Over the last few months, I’ve had 20+ conversations with various folks across the WordPress ecosystem, from developers implementing WordPress at scale to folks working in large newsrooms to one-person operations. After leaving comments on the various Phase 3 posts, it felt advantageous to write a quick summary of the feedback to help inform our future work, akin to the efforts of the FSE Outreach program, and encourage others who might be having similar conversations to continue to share for the entire project to benefit from.
Most conversations lasted about 45-60 minutes, with very few running into the two-hour range. The conversations were open ended with folks broadly sharing their content process from ideation to completion and ended talking about the various phase 3 related posts with encouragement to engage. Of the 24 conversations, I have roughly grouped them across the following categories:
- 3 individual developers with either experience implementing WordPress at scale or building collaborative tooling.
- 1 person representing higher education.
- 2 people running their own individual projects/sites.
- 10 larger newsrooms or organizations.
- 8 smaller newsrooms or organizations.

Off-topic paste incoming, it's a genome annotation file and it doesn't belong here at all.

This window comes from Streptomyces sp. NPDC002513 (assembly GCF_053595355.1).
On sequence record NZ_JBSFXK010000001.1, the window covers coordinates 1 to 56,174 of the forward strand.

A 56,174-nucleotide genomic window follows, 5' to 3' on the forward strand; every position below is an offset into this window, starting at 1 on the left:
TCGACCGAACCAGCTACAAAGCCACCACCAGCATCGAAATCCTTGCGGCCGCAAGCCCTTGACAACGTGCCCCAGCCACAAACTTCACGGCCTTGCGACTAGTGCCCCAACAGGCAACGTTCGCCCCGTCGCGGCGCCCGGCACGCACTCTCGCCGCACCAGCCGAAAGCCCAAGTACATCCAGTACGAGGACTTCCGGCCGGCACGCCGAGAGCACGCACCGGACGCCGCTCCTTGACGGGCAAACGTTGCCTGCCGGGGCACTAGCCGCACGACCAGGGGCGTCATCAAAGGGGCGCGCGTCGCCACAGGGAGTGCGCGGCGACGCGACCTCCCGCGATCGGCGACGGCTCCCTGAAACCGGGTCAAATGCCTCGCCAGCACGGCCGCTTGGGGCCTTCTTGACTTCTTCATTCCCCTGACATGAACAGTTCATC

These were sourced from a variety of connections including: GitHub GitHub is a website that offers online implementation of git repositories that can easily be shared, copied and modified by other developers. Public repositories are free to host, private repositories require a paid subscription. GitHub introduced the concept of the ‘pull request’ where code changes done in branches by contributors can be reviewed and discussed before being merged be the repository owner. https://github.com/ issue creators, WordPress VIP intros, Newspack clients, “cold emailing”, folks from the FSE Outreach Program, and more. In full disclosure, I am sponsored by Automattic to do this work and leveraged these connections to reach out to a broader range of folks. For many, they are using a suite of tools to get the job done, often without deep integration, and usually landing in WordPress when the copy is nearly complete. Phase 3 would/could shift that experience, allowing folks to land and work within WordPress sooner and with that comes a list of features and requirements. Read on!
Collaborative editing & asynchronous collaboration